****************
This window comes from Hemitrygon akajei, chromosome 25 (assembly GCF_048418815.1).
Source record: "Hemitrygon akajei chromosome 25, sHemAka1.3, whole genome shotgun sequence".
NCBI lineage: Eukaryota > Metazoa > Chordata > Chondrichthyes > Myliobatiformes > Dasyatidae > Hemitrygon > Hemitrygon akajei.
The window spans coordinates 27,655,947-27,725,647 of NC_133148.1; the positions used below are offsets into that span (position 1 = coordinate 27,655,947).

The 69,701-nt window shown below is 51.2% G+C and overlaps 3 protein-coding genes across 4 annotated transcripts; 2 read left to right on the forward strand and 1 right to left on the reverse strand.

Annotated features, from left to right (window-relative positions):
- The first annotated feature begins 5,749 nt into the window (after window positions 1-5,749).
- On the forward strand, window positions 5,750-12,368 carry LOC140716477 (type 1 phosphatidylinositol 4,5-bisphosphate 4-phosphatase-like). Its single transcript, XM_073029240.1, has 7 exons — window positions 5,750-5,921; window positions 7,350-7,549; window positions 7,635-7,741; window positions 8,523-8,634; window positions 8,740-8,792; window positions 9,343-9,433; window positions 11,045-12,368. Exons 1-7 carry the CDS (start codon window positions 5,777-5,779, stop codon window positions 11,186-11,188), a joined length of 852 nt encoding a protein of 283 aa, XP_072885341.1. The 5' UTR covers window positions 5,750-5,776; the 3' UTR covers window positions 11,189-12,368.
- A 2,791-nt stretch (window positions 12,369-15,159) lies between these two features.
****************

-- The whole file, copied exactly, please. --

This window comes from Hemitrygon akajei, chromosome 25 (assembly GCF_048418815.1).
Source record: "Hemitrygon akajei chromosome 25, sHemAka1.3, whole genome shotgun sequence".
NCBI lineage: Eukaryota > Metazoa > Chordata > Chondrichthyes > Myliobatiformes > Dasyatidae > Hemitrygon > Hemitrygon akajei.
The window spans coordinates 27,655,947-27,725,647 of NC_133148.1; the positions used below are offsets into that span (position 1 = coordinate 27,655,947).

The 69,701-nt window shown below is 51.2% G+C and overlaps 3 protein-coding genes across 4 annotated transcripts; 2 read left to right on the forward strand and 1 right to left on the reverse strand.

Annotated features, from left to right (window-relative positions):
- The first annotated feature begins 5,749 nt into the window (after window positions 1-5,749).
- On the forward strand, window positions 5,750-12,368 carry LOC140716477 (type 1 phosphatidylinositol 4,5-bisphosphate 4-phosphatase-like). Its single transcript, XM_073029240.1, has 7 exons — window positions 5,750-5,921; window positions 7,350-7,549; window positions 7,635-7,741; window positions 8,523-8,634; window positions 8,740-8,792; window positions 9,343-9,433; window positions 11,045-12,368. Exons 1-7 carry the CDS (start codon window positions 5,777-5,779, stop codon window positions 11,186-11,188), a joined length of 852 nt encoding a protein of 283 aa, XP_072885341.1. The 5' UTR covers window positions 5,750-5,776; the 3' UTR covers window positions 11,189-12,368.
- A 2,791-nt stretch (window positions 12,369-15,159) lies between these two features.